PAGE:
Patients With Pemphigus Vulgaris May Benefit From Early Rituximab

Pemphigus vulgaris (PV) is a rare immune-mediated skin disorder, typically occurring in middle-aged and older adults, that involves painful blistering of the skin and mucous membranes. While many patients are well controlled on systemic corticosteroid treatment, steroid-sparing therapy can be desirable for treating moderate to severe forms of the disease, and rituximab is one such agent to show promise in this indication.
 
The Center for Biosimilars Staff
October 14, 2018
Pemphigus vulgaris (PV) is a rare immune-mediated skin disorder, typically occurring in middle-aged and older adults, that involves painful blistering of the skin and mucous membranes. The disease has a relapsing and remitting course that can, in severe instances, be life-threatening. While many patients are well controlled on systemic corticosteroid treatment, steroid-sparing therapy can be desirable for treating moderate to severe forms of the disease, and rituximab is one such agent to show promise in this indication.

A recent, single-center, retrospective, case-control study reported on 40 patients with PV, treated at Duke University from 1999 to 2015, who required steroids plus conventional adjuvant therapy with agents such as mycophenolate mofetil, azathioprine, adalimumab, or infliximab (n = 27), or steroids and conventional therapy followed by rituximab (n = 13). 

The group who received rituximab was able to reduce median monthly prednisone intake from pre-rituximab levels of 658.6 mg per month (interquartile range [IQR], 600.0-724.8) to 177.2 mg per month (IQR, 97.3-309.5) after starting rituximab. 

There was no difference in monthly prednisone intake between the conventional therapy group and the rituximab group after treatment, but the patients who received conventional treatment only had significantly lower monthly prednisone intake (141 mg per month; IQR, 79.3-428.8) versus the pre-rituximab patients. There was no difference in the likelihood of being able to discontinue prednisone between the patient groups.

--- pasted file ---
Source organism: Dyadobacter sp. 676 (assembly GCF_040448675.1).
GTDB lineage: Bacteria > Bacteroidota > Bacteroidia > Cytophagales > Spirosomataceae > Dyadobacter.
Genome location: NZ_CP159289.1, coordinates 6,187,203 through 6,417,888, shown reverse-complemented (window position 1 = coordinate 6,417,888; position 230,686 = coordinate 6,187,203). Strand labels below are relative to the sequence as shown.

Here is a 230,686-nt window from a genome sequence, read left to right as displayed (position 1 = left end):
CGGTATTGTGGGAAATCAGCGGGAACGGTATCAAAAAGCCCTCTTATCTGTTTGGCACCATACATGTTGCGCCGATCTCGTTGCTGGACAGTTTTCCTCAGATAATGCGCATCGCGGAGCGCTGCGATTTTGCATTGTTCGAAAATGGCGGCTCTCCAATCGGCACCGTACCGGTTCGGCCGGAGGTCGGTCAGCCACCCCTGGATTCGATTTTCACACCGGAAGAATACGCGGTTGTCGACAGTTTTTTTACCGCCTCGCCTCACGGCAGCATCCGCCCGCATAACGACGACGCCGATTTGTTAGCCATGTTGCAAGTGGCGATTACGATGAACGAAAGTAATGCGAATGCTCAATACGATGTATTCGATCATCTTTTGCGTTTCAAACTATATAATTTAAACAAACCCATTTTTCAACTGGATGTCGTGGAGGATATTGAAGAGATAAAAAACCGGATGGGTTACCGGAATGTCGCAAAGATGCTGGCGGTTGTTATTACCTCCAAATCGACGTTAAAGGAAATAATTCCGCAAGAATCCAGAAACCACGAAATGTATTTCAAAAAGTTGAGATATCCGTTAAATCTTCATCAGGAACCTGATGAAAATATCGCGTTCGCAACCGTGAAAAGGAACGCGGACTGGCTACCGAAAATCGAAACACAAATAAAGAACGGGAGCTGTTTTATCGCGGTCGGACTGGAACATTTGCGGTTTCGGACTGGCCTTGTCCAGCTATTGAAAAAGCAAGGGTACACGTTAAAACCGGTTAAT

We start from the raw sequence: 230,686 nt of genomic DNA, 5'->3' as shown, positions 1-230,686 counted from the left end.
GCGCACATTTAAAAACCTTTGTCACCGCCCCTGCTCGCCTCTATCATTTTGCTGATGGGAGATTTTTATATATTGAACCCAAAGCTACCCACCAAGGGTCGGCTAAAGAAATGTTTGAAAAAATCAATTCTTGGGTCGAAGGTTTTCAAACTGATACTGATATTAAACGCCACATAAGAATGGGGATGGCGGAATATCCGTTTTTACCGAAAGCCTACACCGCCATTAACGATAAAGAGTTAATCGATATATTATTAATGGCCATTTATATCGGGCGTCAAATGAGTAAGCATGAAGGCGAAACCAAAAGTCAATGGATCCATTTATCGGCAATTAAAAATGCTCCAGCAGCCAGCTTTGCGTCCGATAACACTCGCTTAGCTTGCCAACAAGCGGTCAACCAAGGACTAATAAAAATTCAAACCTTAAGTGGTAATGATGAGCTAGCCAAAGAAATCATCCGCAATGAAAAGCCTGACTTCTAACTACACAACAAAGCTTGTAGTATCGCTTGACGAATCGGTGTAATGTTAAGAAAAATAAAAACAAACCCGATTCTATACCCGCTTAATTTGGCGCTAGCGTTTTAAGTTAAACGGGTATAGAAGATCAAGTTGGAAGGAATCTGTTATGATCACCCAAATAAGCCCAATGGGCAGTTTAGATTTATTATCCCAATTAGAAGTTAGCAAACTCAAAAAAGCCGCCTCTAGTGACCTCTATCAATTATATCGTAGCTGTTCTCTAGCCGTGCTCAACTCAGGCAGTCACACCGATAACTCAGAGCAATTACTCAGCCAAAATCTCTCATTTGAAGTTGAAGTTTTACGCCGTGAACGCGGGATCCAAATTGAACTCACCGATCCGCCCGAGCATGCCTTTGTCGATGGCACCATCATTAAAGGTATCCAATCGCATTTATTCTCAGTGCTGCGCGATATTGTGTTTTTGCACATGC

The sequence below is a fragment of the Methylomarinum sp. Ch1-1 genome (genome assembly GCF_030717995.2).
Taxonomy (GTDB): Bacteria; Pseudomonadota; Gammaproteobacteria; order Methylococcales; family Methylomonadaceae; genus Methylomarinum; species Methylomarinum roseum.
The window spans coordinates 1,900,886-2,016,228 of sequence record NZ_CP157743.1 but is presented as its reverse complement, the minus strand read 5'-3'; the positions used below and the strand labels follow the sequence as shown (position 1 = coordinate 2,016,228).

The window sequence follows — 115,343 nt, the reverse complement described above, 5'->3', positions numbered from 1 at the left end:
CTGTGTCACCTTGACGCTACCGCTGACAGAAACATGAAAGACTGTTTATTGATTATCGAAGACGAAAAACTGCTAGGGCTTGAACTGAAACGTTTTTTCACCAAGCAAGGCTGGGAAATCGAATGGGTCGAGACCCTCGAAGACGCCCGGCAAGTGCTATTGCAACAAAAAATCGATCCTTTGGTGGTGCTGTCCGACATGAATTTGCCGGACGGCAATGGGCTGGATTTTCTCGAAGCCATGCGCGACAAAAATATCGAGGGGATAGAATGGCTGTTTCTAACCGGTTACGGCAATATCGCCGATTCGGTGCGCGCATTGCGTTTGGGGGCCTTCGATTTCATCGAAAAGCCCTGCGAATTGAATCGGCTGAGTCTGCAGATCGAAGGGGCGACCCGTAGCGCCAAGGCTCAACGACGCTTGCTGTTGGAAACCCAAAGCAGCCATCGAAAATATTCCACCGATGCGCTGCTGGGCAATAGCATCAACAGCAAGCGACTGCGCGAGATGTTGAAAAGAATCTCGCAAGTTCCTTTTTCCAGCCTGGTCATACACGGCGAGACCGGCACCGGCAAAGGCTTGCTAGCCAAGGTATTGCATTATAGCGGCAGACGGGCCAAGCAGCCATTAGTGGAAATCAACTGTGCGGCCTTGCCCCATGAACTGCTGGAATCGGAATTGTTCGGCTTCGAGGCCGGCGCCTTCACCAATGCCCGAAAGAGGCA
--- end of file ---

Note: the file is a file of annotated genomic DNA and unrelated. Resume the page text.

Additionally, patients who received rituximab had lower numbers of infections, hospital admissions, and emergency department visits per year after initiating rituximab. 

Between the patients receiving conventional treatment alone and those receiving rituximab, there was no difference in the likelihood of complete remission, but those who received rituximab gained remission in a median time period of 6 months, while those who received conventional treatments gained remission after a median of 10.7 months. 

“Rituximab may facilitate remission by a different, more efficient mechanism compared to [conventional therapy] as it decreased prednisone intake dramatically and significantly in the [rituximab] group despite their more severe disease,” write the authors, who add that even those who respond well to conventional drugs may benefit from earlier intervention with rituximab in terms of fewer infections, hospitalizations, laboratory draws, and clinic visits. 

Reference
AgarwalA, Hall RP, Bañez LL, Cardones AR. Comparison of rituximab and conventional adjuvant therapy for pemphigus vulgaris: a retrospective analysis [published online September 25, 2018]. PLOS One. https://doi.org/10.1371/journal.pone.0198074.

 

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